If our brethren do suppose baptism to be the seal of the Covenant which God makes with every beleiver (of which the Scriptures are altogether silent) it is not our concern to contend with them herein; yet we conceive the seal of that Covenant is the indwelling of the Spirit of Christ in the particular and individual persons in whom he resides, and nothing else, neither do they or we suppose that baptism is in any such manner substituted in the place of circumcision, as to have the same (and no other) latitude, extent, or terms, then circumcision had; for that was suited only for the Male children, baptism is an ordinance suited for every beleiver, whether male, or femal. That extended to all the males that were born in Abrahams house, or bought with his money, equally with the males that proceeded from his own loynes; but baptisme is not so far extended in any true Christian Church that we know of, as to be administred to all the poor infidel servants, that the members thereof purchase for their service, and introduce into their families; nor to the children born of them in their house.
But we conceive the same parity of reasoning may hold for the ordinance of baptism as for that of circumcision; Exodus 12.49. viz. one law for the stranger, as for the home born: If any desire to be admitted to all the ordinances, and priviledges of Gods house, the door is open; upon the same terms that any one person was ever admitted to all, or any of those priviledges, that belong to the Christian Church; may all persons of right challenge the like admission.
As for that text of Scripture, Rom. 4. 11. He received circumcision a seal of the righteousness of the faith which he had yet being uncircumcised; we conceive if the Apostles scope in that place be duly attended to, it will appear that no argument can be taken from thence to inforce Infant baptism; and forasmuch as we find a full and fair account of those words given by the learned Dr. Lighfoot (a man not to be suspected of partiality in this controversie) in his Hor. Hebrai, on the I Cor. 7. 19. p.42, 43. we shall transcribe his words at large, without any comment of our own upon them.
Circumcision is nothing, if we respect the time, for now it was without use, that end of it being especially fulfilled; for which it had been instituted: this end the Apostle declares in these words, Rom. 4.11 . But I fear that by most translations they are not sufficiently suited to the end of circumcision, and the scope of the Apostle whilst something of their own is by them inserted.
And after the Doctor hath represented diverse versions of the words agreeing for the most part in sense with that which we have in our Bibles he thus proceeds.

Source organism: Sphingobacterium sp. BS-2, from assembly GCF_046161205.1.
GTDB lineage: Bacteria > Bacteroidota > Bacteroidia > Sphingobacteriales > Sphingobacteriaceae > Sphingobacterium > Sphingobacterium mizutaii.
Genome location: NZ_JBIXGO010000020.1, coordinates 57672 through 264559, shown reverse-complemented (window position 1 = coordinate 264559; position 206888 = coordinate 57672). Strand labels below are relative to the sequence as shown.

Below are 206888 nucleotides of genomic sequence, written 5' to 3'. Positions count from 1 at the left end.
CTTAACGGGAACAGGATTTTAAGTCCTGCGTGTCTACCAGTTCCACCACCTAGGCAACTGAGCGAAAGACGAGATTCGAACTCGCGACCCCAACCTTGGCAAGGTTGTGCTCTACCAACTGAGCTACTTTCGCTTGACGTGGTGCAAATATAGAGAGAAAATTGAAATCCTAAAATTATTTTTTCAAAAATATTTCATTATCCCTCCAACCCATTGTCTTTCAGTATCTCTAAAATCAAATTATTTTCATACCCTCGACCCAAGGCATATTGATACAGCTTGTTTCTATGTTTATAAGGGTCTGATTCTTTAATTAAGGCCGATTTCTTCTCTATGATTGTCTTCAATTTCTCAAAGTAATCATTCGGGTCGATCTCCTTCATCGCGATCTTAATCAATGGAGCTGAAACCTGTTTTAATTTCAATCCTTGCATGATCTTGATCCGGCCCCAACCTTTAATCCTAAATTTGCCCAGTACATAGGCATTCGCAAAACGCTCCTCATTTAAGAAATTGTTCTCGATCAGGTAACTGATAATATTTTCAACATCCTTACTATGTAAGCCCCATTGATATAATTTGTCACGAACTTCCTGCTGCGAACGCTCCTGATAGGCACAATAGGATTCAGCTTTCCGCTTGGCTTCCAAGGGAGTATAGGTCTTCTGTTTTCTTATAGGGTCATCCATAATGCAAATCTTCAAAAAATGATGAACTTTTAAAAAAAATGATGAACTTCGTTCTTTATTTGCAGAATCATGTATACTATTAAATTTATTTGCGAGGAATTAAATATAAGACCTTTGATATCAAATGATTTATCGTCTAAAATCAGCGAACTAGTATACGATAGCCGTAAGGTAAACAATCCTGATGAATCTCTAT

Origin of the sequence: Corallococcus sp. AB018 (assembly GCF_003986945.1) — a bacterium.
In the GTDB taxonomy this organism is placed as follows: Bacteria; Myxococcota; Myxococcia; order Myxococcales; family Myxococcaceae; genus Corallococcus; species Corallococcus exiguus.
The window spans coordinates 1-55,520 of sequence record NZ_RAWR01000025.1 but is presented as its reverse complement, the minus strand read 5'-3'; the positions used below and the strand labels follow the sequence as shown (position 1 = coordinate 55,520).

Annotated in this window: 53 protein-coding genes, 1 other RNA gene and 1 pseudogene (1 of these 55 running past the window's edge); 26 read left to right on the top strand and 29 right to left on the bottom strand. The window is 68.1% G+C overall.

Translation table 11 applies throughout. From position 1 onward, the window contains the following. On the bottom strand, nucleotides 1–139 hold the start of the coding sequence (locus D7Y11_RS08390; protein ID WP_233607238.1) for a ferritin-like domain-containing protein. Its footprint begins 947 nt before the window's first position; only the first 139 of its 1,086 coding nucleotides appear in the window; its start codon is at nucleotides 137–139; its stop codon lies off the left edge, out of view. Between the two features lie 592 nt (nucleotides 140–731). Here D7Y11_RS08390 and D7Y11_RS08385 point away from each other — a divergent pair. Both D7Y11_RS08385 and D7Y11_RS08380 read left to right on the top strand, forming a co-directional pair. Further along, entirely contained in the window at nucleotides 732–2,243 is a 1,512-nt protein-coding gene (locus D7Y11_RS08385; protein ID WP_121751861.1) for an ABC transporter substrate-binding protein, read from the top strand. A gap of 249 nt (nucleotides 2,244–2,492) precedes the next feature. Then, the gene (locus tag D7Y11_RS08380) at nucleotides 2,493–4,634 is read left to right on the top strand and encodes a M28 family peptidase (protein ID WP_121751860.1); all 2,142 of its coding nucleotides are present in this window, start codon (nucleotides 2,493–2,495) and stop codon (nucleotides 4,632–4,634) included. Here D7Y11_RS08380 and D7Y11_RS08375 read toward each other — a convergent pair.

Other versions are to the same purpose; as if circumcision was given to Abraham for a Seal of that Righteousness which he had being yet uncircumcised, which we will not deny to be in some sense true, but we believe that circumcision had chiefly a far different respect.
Give me leave thus to render the words; And he received the sign of circumcision, a seal of the Righteousness of Faith, which was to be in the uncircumcision, Which was to be (I say) not which had been, not that which Abraham had whilst he was yet uncircumcised; but that which his uncircumcised seed should have, that is the Gentiles, who in time to come should imitate the faith of Abraham.
Now consider well on what occasion circumcision was instituted unto Abraham, setting before thine eyes the history thereof, Gen. 17.
This promise is first made unto him, Thou shalt be the Father of many Nations (in what sense the Apostle explaineth in that chapter) and then there is subjoined a double seal for the confirmation of the thing, to wit, the change of the name Abram into Abraham, and the institution of circumcision. v4. Behold as for me, my Covenant is with thee, and thou shalt be the Father of many Nations. Wherefore was his name called Abraham? for the sealing of this promise. Thou shalt be the Father of many Nations. And wherefore was circumcision instituted to him? For the sealing of the same promise. Thou shalt be the Father of many Nations. So that this is the sense of the Apostle; most agreeable to the institution of circumcision; he received the sign of circumcision, a seal of the Righteousness of Faith which in time to come the uncircumcision (or the Gentiles) should have and obtain.